The word says: who speaks in the city and on the Internet every time? and who lives in the city and the Internet as a mortal?
Heidegger writes elsewhere: "To live, (is) in any case, the end that presides over all construction. "He continues: "To be a man means to be on earth as a mortal, that is to say, to inhabit. ... We do not inhabit because we have 'built', but we build and have built inasmuch as we inhabit, that is to say, we are the inhabitants and are as such. "("Build-Habitating-Thinking", 1958)
What the western trajectory of inhabiting it shows us - above I spoke of the "anthropological trajectory of the city"; the search for the exact term and the exaggeration of certain assertions try to "bridge" from one world to another; so I assume the "excesses" of this modeling -, what the Western trajectory of inhabiting it makes us see is what the Internet and digital worlds can do (advantages and disadvantages) and what the trajectory of the Internet and digital worlds makes us see is what the Internet and digital worlds can do (advantages and disadvantages).
In this game of hollows (the digital or 0) and solids (the architecture or 1), there is not only refraction, like a mirror effect, but dialectic of habitation - a return to the source of what it "means" to inhabit.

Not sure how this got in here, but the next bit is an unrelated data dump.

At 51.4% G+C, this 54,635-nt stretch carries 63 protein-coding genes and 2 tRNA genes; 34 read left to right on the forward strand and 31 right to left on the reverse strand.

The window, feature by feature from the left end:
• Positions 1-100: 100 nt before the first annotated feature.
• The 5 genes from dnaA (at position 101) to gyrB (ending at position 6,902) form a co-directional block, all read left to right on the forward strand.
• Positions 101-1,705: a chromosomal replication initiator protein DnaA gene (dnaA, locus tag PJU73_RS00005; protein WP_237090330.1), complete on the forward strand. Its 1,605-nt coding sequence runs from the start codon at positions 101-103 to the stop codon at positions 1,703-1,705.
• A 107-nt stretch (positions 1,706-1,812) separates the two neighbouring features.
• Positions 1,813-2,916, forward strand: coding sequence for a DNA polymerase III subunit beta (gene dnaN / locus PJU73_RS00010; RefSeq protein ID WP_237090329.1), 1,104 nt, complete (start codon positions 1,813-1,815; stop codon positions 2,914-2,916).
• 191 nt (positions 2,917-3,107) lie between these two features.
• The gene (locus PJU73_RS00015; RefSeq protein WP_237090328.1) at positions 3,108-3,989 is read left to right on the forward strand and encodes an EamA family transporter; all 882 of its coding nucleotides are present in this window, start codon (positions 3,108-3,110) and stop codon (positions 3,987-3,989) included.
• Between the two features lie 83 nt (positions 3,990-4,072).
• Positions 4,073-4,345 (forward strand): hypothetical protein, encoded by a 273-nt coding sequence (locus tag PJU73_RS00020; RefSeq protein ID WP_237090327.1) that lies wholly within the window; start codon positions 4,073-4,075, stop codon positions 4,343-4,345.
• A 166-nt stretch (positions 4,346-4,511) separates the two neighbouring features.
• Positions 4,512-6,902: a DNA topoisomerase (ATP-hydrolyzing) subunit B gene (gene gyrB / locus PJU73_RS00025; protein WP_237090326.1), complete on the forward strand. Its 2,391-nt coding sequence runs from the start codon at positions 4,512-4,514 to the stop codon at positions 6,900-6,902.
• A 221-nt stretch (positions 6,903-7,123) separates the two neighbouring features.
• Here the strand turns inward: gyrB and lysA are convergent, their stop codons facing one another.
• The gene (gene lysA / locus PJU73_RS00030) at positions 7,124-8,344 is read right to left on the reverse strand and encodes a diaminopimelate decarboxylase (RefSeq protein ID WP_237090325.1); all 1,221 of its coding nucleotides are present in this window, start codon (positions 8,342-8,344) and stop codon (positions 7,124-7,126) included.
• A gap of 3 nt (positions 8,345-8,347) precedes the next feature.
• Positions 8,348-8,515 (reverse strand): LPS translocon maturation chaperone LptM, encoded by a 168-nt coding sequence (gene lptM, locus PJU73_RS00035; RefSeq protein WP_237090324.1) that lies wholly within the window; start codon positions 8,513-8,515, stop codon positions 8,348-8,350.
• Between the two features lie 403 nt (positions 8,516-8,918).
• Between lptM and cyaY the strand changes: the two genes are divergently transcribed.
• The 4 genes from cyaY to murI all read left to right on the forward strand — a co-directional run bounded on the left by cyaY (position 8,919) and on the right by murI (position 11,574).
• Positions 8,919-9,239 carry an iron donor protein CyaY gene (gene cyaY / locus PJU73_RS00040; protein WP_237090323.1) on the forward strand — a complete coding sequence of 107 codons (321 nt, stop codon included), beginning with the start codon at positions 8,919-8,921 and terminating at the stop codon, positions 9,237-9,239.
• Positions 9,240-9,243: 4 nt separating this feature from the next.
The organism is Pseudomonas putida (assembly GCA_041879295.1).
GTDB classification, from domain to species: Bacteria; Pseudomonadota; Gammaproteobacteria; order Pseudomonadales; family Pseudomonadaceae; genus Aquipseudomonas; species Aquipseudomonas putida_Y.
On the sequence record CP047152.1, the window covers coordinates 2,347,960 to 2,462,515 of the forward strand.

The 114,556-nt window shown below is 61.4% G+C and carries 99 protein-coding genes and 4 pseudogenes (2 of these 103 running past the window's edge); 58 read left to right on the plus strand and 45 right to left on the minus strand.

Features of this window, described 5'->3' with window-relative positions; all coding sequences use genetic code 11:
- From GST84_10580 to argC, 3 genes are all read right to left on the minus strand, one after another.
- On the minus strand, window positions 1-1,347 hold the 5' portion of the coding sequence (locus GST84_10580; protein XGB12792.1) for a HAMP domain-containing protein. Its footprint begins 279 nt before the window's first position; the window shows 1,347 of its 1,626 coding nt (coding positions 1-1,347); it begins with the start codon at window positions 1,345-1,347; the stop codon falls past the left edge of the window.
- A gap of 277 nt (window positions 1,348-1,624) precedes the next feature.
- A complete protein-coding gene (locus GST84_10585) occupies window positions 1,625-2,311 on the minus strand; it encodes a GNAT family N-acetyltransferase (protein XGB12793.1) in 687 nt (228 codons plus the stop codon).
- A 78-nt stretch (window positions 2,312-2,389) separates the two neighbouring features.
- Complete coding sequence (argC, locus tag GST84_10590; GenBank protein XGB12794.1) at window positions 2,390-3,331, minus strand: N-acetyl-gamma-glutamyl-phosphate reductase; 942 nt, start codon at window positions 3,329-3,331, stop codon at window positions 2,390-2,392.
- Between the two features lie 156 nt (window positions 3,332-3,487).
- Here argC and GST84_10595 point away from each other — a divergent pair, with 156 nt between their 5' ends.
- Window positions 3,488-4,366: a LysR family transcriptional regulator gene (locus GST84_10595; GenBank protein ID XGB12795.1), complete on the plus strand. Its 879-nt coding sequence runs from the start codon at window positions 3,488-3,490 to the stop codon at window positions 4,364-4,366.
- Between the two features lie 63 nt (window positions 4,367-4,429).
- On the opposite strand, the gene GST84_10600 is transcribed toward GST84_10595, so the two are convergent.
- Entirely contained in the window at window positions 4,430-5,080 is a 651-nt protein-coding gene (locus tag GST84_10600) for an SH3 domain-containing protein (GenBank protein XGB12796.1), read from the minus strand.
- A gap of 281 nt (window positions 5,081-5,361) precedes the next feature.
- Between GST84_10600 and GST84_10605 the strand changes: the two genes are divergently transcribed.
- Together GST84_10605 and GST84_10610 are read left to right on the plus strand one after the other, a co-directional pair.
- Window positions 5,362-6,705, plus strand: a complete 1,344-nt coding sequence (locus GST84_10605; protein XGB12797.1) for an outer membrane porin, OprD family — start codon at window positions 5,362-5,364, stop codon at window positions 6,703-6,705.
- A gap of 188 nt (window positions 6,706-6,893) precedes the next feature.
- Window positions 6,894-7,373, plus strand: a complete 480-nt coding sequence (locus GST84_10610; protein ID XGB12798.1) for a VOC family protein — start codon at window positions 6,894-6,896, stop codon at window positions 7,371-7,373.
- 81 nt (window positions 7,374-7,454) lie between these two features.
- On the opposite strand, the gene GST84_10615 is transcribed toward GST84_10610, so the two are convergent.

To live: "will for technology" and "will for happiness" meet and overlap, even scaffold themselves (as a continual demand); these "technical ensembles" that are the city and the Internet would thus make the nature of the dwelling appear and seek it.
Perhaps this assertion will be better understood if we bring together two ideas of Sigmund Freud and Jacques Attali.
In The Disturbing Strangeness, the former states that "The opposite of the game is not seriousness, but... reality. "(1985: 35) and in Paths of Wisdom, the second writes that "Gambling is the enemy of war, since it is its simulacrum. (...) Tomorrow, the game will explain and denounce even more than today what war, terrorism and violence are. » (1996 : 195)
I think that within reality itself, the game-simulacre is the enemy of reality; in other words, that its rules make explicit and denounce the dramatic attack on the being (and) the flesh. The "enemy of reality", i.e. its critical shadow, its negative, makes explicit and denounces, by contrast, this luminous reality: what happens there; the game, in its plan (in the double sense of the term), underlines reality, brings out of the ground what happens there: there is metonymy and "monadology" in the sense that each monad contains the world within it.
As "make appear", the game makes appear not the reality but what is happening there.
Now, long before e-economy, e-nazism and e-pedophily, and even before internetting (1972), what was the network developed by the US Air Force (1962) and Paul Baran (1964) and named ARPANET (1969), if not a game of cold war and university coders? What is this means of (total...) communication and re-centralization of what is happening in the world? What is this network of links, if not a new re-solution which, in a new language opposed to reality or a new contrasting opposition, makes explicit and "denounces" what it is, that is to say, what are humans and their (biotopes) living places? (Erving Goffman and Yves Winkin very aptly named (in Durkheimian?) their common work, Les moments et leurs hommes, 1988).
What is this language, if not one that speaks only of consciousness and the means to better transmit/preserve, that is to say, to inhabit the world as a poet?